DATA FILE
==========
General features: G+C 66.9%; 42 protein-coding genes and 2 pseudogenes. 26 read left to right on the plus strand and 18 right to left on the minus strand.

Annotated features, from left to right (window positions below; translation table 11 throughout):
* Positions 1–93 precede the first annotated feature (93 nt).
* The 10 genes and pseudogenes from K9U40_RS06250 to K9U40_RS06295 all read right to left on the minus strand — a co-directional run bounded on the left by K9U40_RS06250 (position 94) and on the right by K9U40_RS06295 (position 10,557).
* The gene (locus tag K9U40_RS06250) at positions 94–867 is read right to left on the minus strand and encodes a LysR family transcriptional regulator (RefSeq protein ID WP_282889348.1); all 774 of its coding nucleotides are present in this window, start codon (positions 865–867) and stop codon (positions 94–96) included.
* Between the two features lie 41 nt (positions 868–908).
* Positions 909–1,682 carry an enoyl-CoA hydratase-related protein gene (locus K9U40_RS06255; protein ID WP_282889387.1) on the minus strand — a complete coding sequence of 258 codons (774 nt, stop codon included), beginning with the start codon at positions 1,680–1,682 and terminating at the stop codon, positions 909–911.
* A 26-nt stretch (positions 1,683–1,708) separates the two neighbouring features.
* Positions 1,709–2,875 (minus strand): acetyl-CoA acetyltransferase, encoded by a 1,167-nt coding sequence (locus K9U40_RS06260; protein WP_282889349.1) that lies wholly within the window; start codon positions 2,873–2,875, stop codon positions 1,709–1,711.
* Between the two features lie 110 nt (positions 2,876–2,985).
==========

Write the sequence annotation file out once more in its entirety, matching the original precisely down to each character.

General features: G+C 66.9%; 42 protein-coding genes and 2 pseudogenes. 26 read left to right on the plus strand and 18 right to left on the minus strand.

Annotated features, from left to right (window positions below; translation table 11 throughout):
* Positions 1–93 precede the first annotated feature (93 nt).
* The 10 genes and pseudogenes from K9U40_RS06250 to K9U40_RS06295 all read right to left on the minus strand — a co-directional run bounded on the left by K9U40_RS06250 (position 94) and on the right by K9U40_RS06295 (position 10,557).
* The gene (locus tag K9U40_RS06250) at positions 94–867 is read right to left on the minus strand and encodes a LysR family transcriptional regulator (RefSeq protein ID WP_282889348.1); all 774 of its coding nucleotides are present in this window, start codon (positions 865–867) and stop codon (positions 94–96) included.
* Between the two features lie 41 nt (positions 868–908).
* Positions 909–1,682 carry an enoyl-CoA hydratase-related protein gene (locus K9U40_RS06255; protein ID WP_282889387.1) on the minus strand — a complete coding sequence of 258 codons (774 nt, stop codon included), beginning with the start codon at positions 1,680–1,682 and terminating at the stop codon, positions 909–911.
* A 26-nt stretch (positions 1,683–1,708) separates the two neighbouring features.
* Positions 1,709–2,875 (minus strand): acetyl-CoA acetyltransferase, encoded by a 1,167-nt coding sequence (locus K9U40_RS06260; protein WP_282889349.1) that lies wholly within the window; start codon positions 2,873–2,875, stop codon positions 1,709–1,711.
* Between the two features lie 110 nt (positions 2,876–2,985).